python - the - whatwg developers
How do I get the UTC time of “midnight” for a given timezone? (3)
@hop's answer is wrong on the day of transition from Daylight Saving Time (DST) e.g., Apr 1, 2012. To fix it
tz.localize() could be used:
tz = pytz.timezone("Australia/Melbourne") today = datetime.now(tz).date() midnight = tz.localize(datetime.combine(today, time(0, 0)), is_dst=None) utc_dt = midnight.astimezone(pytz.utc)
The same with comments:
#!/usr/bin/env python from datetime import datetime, time import pytz # pip instal pytz tz = pytz.timezone("Australia/Melbourne") # choose timezone # 1. get correct date for the midnight using given timezone. today = datetime.now(tz).date() # 2. get midnight in the correct timezone (taking into account DST) #NOTE: tzinfo=None and tz.localize() # assert that there is no dst transition at midnight (`is_dst=None`) midnight = tz.localize(datetime.combine(today, time(0, 0)), is_dst=None) # 3. convert to UTC (no need to call `utc.normalize()` due to UTC has no # DST transitions) fmt = '%Y-%m-%d %H:%M:%S %Z%z' print midnight.astimezone(pytz.utc).strftime(fmt)
The best I can come up with for now is this monstrosity:
>>> datetime.utcnow() \ ... .replace(tzinfo=pytz.UTC) \ ... .astimezone(pytz.timezone("Australia/Melbourne")) \ ... .replace(hour=0,minute=0,second=0,microsecond=0) \ ... .astimezone(pytz.UTC) \ ... .replace(tzinfo=None) datetime.datetime(2008, 12, 16, 13, 0)
I.e., in English, get the current time (in UTC), convert it to some other timezone, set the time to midnight, then convert back to UTC.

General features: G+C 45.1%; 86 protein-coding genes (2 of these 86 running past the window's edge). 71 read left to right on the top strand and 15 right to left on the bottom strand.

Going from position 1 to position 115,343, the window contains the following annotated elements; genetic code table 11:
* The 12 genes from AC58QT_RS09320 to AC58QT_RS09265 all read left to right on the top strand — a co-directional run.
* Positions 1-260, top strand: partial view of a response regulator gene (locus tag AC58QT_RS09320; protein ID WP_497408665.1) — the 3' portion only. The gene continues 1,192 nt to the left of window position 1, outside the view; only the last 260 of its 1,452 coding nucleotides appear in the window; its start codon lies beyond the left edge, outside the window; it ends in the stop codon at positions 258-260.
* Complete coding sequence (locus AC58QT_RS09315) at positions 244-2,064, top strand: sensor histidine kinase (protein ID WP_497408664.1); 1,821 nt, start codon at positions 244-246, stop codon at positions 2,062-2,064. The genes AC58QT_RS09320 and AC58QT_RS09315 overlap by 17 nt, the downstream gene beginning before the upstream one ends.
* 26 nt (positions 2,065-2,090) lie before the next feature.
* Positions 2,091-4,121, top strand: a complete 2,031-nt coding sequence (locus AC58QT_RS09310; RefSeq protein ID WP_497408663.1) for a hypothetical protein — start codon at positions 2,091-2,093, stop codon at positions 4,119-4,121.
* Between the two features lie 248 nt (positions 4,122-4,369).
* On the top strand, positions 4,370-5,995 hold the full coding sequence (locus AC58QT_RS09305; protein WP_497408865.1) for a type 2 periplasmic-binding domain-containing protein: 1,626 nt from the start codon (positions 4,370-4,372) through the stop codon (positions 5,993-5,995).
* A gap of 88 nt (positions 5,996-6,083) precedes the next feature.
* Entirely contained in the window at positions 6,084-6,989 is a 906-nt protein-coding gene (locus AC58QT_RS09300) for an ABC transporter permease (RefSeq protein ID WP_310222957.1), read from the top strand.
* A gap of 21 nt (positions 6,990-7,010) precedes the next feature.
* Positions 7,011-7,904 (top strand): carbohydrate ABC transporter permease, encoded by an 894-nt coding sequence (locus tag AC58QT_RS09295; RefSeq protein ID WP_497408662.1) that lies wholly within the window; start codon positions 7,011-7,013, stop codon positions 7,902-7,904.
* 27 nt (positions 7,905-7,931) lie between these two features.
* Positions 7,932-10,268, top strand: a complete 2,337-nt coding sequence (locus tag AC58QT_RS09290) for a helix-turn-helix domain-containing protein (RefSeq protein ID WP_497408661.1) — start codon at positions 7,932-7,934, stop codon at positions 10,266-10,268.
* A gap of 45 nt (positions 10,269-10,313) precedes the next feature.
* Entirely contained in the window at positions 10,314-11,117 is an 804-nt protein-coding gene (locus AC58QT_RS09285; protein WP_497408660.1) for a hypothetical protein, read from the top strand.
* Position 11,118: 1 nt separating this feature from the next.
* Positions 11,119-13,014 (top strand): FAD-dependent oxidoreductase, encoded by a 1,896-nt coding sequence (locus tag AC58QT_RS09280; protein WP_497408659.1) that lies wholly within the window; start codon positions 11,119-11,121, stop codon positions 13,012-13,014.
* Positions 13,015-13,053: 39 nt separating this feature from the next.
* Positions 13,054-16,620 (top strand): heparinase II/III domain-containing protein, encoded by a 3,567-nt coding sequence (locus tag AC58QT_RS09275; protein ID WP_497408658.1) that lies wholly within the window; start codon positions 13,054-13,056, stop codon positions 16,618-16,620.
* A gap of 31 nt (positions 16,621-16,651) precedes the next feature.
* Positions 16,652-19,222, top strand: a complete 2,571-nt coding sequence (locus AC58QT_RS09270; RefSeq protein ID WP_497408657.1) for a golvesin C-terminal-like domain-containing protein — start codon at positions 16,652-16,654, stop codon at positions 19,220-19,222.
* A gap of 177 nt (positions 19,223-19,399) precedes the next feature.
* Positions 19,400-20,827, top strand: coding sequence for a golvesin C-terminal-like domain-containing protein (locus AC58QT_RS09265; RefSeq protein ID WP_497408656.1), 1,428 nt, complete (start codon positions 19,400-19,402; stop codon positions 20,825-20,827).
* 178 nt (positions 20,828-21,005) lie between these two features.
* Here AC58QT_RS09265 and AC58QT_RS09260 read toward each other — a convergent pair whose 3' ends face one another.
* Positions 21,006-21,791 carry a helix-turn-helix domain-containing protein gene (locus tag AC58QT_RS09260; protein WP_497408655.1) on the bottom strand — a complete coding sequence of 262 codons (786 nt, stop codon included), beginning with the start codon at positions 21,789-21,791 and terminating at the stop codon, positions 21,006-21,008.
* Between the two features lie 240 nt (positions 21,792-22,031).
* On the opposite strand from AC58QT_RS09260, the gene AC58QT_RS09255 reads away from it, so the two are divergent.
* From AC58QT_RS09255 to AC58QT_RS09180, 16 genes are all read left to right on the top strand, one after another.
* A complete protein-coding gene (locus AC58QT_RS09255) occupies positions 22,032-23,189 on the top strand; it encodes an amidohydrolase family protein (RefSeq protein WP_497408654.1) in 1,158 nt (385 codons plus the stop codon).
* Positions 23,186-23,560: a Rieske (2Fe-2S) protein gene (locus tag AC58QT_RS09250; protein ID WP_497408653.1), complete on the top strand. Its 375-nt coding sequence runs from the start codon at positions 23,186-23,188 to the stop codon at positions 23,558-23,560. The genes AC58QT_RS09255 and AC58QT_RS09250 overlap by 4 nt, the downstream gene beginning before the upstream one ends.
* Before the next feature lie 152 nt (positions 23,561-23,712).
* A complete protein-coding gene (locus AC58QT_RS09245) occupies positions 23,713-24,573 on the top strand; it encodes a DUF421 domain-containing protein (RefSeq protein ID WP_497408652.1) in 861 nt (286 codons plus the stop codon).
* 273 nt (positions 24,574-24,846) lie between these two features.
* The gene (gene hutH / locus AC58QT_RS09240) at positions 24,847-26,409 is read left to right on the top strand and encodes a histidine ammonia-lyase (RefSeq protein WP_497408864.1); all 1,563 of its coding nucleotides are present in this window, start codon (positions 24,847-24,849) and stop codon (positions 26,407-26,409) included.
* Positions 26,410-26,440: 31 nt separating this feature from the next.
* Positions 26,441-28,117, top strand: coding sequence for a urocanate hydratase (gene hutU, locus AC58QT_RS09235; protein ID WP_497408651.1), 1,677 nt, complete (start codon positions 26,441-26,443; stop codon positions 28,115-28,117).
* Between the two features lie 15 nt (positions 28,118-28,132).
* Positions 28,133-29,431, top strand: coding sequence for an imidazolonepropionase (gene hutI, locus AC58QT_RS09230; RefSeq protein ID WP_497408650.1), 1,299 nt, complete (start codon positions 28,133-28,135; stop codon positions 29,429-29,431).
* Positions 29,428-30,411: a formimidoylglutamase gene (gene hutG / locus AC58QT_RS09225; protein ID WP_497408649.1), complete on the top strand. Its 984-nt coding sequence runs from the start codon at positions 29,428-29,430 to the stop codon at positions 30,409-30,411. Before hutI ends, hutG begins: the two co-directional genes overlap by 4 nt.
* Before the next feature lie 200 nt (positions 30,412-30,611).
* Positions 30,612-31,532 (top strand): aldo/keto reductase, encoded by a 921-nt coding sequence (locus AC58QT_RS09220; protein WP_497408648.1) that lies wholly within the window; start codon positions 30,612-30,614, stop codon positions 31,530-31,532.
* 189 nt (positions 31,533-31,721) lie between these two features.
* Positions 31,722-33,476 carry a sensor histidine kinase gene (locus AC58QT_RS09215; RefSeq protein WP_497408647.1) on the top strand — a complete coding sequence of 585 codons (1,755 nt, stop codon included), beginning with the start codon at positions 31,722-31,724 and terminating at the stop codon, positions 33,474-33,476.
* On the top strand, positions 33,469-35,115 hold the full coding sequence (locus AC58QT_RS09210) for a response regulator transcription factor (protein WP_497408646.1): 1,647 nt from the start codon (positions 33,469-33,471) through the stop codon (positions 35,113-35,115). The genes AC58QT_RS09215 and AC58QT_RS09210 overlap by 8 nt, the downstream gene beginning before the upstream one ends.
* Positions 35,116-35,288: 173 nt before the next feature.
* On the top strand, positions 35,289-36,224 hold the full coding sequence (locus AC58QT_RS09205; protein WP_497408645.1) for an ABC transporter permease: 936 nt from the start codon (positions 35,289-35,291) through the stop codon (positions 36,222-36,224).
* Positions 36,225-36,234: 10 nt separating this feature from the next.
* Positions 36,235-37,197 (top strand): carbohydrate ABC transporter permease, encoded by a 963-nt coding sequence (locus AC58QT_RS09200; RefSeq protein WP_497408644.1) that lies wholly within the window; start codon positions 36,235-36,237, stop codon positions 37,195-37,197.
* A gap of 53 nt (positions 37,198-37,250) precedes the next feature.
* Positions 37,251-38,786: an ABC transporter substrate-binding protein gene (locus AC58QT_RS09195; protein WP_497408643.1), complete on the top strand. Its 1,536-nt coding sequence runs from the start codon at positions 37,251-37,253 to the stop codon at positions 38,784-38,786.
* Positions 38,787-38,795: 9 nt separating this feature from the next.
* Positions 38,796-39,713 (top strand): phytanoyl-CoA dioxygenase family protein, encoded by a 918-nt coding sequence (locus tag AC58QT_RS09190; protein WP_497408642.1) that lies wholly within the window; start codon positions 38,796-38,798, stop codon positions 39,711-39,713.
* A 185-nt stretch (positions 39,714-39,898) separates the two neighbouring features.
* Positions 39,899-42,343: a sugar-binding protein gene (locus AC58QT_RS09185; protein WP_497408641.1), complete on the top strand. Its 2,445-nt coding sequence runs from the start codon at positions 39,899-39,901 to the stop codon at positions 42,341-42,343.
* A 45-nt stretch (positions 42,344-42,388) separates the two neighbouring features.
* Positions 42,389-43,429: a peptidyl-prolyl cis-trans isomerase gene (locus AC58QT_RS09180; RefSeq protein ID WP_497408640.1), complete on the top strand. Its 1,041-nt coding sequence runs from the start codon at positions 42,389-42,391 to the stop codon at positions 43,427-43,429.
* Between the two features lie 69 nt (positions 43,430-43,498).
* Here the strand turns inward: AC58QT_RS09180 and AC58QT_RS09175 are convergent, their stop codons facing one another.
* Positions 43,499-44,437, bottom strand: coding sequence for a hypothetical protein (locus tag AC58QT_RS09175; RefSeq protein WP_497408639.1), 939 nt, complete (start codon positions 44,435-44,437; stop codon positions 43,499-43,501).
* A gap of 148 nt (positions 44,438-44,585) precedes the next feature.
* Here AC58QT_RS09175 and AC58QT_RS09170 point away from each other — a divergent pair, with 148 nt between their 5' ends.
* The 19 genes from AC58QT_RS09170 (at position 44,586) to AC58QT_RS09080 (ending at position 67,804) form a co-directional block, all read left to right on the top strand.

I'm not just using now() or localtime() as that would use the server's timezone, not the user's timezone.
I can't help feeling I'm missing something, any ideas?
Each time zone has a number, eg US/Central = -6. This is defined as the offset in hours from UTC. Since 0000 is midnight, you can simply use this offset to find the time in any time zone when it is midnight UTC. To access that, I believe you can use
According to The Python Docs, time.timezone actually gives the negative value of this number:
The offset of the local (non-DST) timezone, in seconds west of UTC (negative in most of Western Europe, positive in the US, zero in the UK).
So you would simply use that number for the time in hours if it's positive (i.e., if it's midnight in Chicago (which has a +6 timezone value), then it's 6000 = 6am UTC).
If the number is negative, subtract from 24. For example, Berlin would give -1, so 24 - 1 => 2300 = 11pm.
Setting the TZ environment variable modifies what timezone Python's date and time functions work with.
>>> time.gmtime() (2008, 12, 17, 1, 16, 46, 2, 352, 0) >>> time.localtime() (2008, 12, 16, 20, 16, 47, 1, 351, 0) >>> os.environ['TZ']='Australia/Melbourne' >>> time.localtime() (2008, 12, 17, 12, 16, 53, 2, 352, 1)